That’s twelve and a half miles! I mean, we didn’t run a marathon or anything but that’s a whole lotta steppin’. After Spanish class we ate an early lunch and then set out for Parque Arqueologico-natural de la Campa Torres. We knew it would take us an hour and forty minutes to get there on foot. We had no commitments or plans for the day and could take our sweet time, plus there was a bus that stopped near La Campa Torres that we figured we could take home if needed.
The early walk took us through the neighborhoods of El Natahoyo and La Calzada in Gijon. We had walked to Playa de Arbeyal, which is near the Gijon port, in Natahoyo before so had seen a good bit of the barrio already but I had no idea what a bustling area it was near the neighborhood center. El Natahoyo has a working class family feel to it that I like. While not the most beautiful area but it has a good vibe to it.
Next was the La Calzada neighborhood of west Gijon. The farther we walked, the more the city disappeared. We were still in Gijon but houses (with yards!) replaced apartment buildings. We even saw a few horses and goats as on we went, climbing hills. I feel like everywhere we go in Northern Spain, we’re walking uphill. Escalar, escalar. I’m not complaining (yes you are) because it’s always worth it.
Phil assured me that somewhere near our destination was a restaurant that we could stop at for a rest. The signs we passed for the restaurant, Les Cabañes, and the promise of a cold beer and a seat kept the pep in my step. After waking for almost an hour and a half, we finally came upon Les Cabañes! They had a large, inviting patio (terraza) that was almost empty with the exception of one other table. We arrived at an odd time, a bit late for lunch and but much too early for dinner. Since we had eaten early lunch at home, now we were looking for a cold drink, a Radler to be specific. Radler’s are very popular in Asturias in the summertime, and why wouldn’t they be? Sixty percent beer, forty percent lemonade, they are delicious and refreshing and with only 2% ABV, you can easily have a couple during the day without feeling (too) tipsy. To accompany our radlers, the waiter brought a small charcuterie plate of chorizo, two types of jamon, and bread. I mentioned in my last post that bars, restaurants and cafes in Asurias often serve a small, gratis plate of food to snack on (pinchos are what they are called) and this particular plate of food was a real score. The chorizo was so good and really really spicy. Spicy food is not common in Spain as Spanish food is very flavorful but not spicy. Phil and I enjoy spicy food so the chorizo was an especially welcomed treat and it paired so nicely with the cold radler.
We decided to have one more cold one before we left and when the waiter returned, I told him how much I liked the chorizo, “Me gusta el chorizo. Es picante.” He responded with a smile and said, “Es picante, no?” and we nodded our heads. So when he returned with our second round of radlers, he also brought another plate with only the spicy chorizo and more bread. It felt rude not to eat it, so we polished off that plate as well.
After we left we told each other we must go back to Les Cabañes and eat a proper meal. They are known for having the “best lamb on a steak” in Asturias, so says their website and a few signs on the patio. I’m not sure if this means it’s an actual lamb leg steak, lamb cooked on a spit, or some other deliciousness I don’t even know about but when we eat there, I will certainly let you know.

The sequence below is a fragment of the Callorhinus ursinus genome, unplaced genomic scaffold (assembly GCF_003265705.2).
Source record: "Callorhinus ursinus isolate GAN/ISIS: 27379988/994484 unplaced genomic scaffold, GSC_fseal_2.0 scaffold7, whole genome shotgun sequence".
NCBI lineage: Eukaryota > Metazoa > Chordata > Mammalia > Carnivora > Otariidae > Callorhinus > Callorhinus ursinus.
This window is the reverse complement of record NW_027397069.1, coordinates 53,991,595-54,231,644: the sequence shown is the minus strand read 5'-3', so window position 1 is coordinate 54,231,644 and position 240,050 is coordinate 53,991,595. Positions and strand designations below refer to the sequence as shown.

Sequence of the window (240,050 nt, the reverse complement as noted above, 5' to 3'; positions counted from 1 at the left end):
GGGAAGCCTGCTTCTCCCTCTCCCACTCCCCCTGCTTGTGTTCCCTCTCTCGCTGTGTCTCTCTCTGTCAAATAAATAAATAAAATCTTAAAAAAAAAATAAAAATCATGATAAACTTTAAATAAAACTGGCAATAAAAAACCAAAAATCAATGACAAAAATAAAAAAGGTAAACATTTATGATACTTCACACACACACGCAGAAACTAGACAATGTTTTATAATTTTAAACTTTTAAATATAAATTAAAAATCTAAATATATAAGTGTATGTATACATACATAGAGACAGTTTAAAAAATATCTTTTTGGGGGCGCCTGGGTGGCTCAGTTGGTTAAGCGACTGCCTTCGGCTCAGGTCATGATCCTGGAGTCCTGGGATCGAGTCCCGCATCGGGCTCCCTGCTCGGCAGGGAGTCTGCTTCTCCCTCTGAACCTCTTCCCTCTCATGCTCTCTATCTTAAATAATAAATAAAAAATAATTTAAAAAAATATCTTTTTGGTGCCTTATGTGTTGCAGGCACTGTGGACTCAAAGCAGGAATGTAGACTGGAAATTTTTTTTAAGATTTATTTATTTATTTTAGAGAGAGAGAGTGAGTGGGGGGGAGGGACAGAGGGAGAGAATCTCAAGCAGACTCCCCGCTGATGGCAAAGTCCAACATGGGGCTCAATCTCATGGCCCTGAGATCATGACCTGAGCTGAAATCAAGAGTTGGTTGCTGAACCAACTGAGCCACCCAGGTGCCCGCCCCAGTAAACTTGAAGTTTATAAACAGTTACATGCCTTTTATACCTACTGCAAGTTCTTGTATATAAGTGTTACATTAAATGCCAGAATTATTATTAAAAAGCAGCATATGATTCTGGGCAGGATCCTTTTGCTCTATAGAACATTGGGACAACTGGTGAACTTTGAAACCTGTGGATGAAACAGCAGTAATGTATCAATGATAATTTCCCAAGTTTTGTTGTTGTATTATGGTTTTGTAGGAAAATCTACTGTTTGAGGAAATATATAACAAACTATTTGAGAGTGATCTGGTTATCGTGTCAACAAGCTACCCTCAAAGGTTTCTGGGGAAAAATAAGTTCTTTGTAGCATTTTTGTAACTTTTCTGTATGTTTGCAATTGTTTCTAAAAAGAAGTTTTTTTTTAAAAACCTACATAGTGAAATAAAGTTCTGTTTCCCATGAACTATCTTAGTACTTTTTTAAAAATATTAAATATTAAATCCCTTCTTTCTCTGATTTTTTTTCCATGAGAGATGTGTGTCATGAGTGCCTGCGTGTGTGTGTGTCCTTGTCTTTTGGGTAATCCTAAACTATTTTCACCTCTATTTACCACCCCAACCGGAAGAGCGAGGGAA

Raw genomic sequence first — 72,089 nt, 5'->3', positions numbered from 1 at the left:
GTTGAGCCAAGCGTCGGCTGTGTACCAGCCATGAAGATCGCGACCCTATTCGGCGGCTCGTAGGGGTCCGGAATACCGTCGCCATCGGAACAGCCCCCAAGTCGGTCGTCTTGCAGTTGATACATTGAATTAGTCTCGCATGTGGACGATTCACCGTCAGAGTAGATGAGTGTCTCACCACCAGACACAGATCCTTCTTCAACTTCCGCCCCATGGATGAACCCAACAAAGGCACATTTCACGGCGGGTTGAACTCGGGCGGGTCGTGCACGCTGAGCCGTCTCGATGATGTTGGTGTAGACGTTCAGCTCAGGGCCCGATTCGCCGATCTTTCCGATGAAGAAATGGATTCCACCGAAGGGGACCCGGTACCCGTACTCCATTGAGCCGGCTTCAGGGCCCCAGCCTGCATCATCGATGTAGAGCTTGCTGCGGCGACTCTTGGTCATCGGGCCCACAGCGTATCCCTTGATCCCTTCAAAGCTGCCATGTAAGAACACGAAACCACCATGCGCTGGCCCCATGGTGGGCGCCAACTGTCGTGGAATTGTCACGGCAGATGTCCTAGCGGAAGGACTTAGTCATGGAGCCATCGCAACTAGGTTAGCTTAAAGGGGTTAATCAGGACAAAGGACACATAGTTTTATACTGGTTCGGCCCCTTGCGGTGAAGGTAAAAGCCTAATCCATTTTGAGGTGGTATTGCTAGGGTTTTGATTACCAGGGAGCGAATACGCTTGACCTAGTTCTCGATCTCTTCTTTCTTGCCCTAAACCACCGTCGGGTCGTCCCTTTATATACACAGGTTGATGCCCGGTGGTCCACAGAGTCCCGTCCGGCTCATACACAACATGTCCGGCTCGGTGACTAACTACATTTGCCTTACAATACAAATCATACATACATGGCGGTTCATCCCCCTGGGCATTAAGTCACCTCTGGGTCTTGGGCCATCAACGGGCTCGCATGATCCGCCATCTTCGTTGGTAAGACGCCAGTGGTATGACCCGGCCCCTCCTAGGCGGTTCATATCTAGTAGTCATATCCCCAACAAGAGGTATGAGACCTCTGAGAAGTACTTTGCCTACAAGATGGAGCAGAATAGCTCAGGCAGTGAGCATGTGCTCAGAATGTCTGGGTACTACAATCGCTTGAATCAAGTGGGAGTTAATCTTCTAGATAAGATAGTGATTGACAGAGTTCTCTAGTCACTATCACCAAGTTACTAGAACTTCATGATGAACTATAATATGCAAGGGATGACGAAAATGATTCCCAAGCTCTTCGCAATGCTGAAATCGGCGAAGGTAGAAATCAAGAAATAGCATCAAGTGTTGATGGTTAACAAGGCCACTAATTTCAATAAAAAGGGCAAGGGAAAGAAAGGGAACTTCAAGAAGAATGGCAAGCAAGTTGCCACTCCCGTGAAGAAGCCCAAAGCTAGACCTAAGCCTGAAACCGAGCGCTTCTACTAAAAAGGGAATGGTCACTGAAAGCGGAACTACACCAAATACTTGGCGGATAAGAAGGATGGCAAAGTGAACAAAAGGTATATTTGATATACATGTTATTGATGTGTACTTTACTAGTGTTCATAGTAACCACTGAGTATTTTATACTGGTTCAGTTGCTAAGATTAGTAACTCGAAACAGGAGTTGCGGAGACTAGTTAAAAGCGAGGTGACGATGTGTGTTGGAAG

When we left the house that afternoon, we decided not to bring our wallets, just a €20 note and my change purse were our funds for the day, as the museum was free and we had already eaten a full lunch. We wouldn’t need a credit card, right? Note to self: always bring the damn card! Although, if we’d had the card, we might still be at Les Cabañes, drinking beer and eating plate fulls of lamb and chorizo. After spending €7 (around $9) at Les Cabañes we carried on. I feel the need to point out that the cost of four beers, and two small charcuterie plates in Los Angeles would have cost at least $45. I don’t usually talk about prices in my posts because I don’t think it adds to the story but c’mon, that’s one heck of a deal!
La Campa Torres was a further 15 minutes away from Les Cabañes. It is located on a clifftop overlooking the sea, from which you can see the beautiful ocean, the city, the port, and the Repsol oil maritime terminal (see the globe below) which is oddly located right next to La Campa Torres. So, a real mixed bag, view-wise, depending on where you look but all in all, it was stunning.
La Campa Torres is the largest maritime fortified enclosure on the entire Asturian coast. It originated in the 5th or 6th century AD, was occupied by various tribes, and Romanized in the 1st century. The area was gradually abandoned with the founding of the Roman city of Gijon (and building of the Roman wall) in the Cimavilla area of modern-day Gijon.
We walked the grounds and the two small museums for a couple of hours before heading back. We walked to the bus stop we had passed near the entrance of La Campa Torres only to discover that the last bus during the week picks up at 3pm… and it was 6:45pm. Soooooooo, we started the long walk home, stopping in La Calzada and then in Natahoyo for a rest and a beer. The large plate of pinchos at Cafe Doza in Natahoyo were much needed for the last stretch of the walk home. Luckily we had just enough left from our €20 to buy bread at the panaderia (making it there with only seven minutes until close, phew!) for dinner that evening. Our trip to La Campa Torres, the walking, the views, the neighborhoods, and the food all added up to a pretty fantastic day!